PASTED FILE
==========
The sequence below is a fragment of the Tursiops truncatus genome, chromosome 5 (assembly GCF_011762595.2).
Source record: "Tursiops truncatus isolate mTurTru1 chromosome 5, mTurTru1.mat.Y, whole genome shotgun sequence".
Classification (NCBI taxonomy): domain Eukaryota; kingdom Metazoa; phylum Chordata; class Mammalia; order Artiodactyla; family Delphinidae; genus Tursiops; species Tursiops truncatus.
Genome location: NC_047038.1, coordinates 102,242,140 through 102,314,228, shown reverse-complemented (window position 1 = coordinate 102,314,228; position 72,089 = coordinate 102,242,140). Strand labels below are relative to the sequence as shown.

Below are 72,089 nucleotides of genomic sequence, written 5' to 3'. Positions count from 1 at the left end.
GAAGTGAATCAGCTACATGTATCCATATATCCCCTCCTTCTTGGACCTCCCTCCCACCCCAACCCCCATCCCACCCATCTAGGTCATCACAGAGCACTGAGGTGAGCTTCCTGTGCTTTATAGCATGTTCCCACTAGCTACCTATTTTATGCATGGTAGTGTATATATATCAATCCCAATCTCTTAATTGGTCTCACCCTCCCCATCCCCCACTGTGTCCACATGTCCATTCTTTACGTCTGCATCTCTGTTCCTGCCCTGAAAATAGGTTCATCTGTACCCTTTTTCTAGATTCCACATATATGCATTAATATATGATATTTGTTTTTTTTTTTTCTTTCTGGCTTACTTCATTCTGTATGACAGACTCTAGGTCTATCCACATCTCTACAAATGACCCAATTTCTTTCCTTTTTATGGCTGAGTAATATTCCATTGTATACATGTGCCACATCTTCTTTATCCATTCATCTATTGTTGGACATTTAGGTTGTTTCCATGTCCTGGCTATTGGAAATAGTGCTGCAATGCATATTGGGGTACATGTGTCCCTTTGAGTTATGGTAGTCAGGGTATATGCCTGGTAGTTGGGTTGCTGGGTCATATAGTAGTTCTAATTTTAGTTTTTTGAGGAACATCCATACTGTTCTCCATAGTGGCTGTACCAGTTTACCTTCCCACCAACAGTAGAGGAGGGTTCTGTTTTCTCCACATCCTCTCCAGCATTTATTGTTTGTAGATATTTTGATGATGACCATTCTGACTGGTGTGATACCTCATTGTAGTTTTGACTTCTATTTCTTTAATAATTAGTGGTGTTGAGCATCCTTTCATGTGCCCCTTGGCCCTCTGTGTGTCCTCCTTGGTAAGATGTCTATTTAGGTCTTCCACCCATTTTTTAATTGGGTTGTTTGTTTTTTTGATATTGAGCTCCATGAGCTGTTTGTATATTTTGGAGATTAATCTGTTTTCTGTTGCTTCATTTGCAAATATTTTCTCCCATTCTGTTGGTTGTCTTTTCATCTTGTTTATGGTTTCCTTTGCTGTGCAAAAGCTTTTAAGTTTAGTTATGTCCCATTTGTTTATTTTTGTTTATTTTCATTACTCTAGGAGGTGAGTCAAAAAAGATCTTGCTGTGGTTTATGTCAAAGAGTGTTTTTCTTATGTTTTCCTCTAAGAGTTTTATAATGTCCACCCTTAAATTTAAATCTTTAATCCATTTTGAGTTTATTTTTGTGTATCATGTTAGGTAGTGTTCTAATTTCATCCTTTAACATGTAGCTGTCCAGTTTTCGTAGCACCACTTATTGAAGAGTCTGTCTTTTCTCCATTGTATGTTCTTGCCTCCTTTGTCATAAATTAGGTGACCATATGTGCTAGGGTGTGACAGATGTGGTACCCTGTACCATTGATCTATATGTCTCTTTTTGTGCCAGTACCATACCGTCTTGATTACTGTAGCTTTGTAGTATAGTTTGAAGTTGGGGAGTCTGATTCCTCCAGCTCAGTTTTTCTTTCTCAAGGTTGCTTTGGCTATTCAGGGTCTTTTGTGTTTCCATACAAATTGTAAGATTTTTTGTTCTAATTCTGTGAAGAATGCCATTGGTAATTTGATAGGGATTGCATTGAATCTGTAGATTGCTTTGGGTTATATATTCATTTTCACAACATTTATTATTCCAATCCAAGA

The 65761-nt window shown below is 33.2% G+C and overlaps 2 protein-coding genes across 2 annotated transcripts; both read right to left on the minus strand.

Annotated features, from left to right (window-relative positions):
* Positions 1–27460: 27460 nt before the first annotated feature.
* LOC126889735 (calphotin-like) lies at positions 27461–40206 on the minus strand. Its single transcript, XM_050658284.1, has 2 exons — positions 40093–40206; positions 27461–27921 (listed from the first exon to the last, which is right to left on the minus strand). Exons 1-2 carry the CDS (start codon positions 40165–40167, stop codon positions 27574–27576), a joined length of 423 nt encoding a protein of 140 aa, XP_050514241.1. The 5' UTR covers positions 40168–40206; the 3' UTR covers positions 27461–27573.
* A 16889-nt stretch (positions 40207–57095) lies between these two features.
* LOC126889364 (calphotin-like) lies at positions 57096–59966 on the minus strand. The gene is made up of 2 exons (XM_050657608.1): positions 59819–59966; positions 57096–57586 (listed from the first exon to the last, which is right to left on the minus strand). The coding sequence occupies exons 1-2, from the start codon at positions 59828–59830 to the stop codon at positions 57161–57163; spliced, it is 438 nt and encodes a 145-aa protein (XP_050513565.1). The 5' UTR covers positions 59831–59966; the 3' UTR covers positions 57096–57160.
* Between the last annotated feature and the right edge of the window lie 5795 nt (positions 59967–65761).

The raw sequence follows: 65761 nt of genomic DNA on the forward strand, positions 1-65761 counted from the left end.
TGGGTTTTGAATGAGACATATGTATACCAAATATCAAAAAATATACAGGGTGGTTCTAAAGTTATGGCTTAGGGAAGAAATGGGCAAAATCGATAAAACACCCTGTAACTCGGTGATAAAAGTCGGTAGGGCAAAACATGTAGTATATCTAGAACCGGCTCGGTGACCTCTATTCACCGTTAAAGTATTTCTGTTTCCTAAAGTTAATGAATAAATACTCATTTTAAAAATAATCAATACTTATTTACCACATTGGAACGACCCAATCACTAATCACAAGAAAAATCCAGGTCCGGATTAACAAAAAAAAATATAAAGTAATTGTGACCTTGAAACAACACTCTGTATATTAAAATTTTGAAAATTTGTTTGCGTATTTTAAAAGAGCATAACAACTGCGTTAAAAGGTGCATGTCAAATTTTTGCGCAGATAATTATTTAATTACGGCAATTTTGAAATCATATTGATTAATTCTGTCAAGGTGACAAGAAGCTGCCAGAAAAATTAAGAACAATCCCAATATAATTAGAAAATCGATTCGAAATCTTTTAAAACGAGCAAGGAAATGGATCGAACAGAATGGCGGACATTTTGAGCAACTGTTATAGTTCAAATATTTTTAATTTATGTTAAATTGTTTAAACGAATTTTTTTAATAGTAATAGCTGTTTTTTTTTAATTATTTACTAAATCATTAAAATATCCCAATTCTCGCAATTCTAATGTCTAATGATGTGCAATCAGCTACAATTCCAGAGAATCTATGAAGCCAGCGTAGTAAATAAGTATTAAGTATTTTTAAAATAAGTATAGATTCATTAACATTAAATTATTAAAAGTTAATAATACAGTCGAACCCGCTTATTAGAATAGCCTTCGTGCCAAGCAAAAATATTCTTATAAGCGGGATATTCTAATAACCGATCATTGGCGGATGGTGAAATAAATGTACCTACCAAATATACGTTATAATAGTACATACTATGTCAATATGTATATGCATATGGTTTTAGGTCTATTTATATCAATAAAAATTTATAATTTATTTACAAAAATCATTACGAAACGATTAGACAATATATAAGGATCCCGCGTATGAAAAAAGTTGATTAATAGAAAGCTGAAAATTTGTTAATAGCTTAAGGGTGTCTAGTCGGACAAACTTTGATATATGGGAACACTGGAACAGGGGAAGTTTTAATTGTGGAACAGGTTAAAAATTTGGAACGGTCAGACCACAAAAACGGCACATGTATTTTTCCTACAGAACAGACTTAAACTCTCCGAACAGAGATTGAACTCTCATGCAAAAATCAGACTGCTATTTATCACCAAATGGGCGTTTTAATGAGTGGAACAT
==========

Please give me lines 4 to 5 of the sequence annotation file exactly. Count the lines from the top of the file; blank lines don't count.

Genome location: NC_047038.1, coordinates 102,242,140 through 102,314,228, shown reverse-complemented (window position 1 = coordinate 102,314,228; position 72,089 = coordinate 102,242,140). Strand labels below are relative to the sequence as shown.

Below are 72,089 nucleotides of genomic sequence, written 5' to 3'. Positions count from 1 at the left end.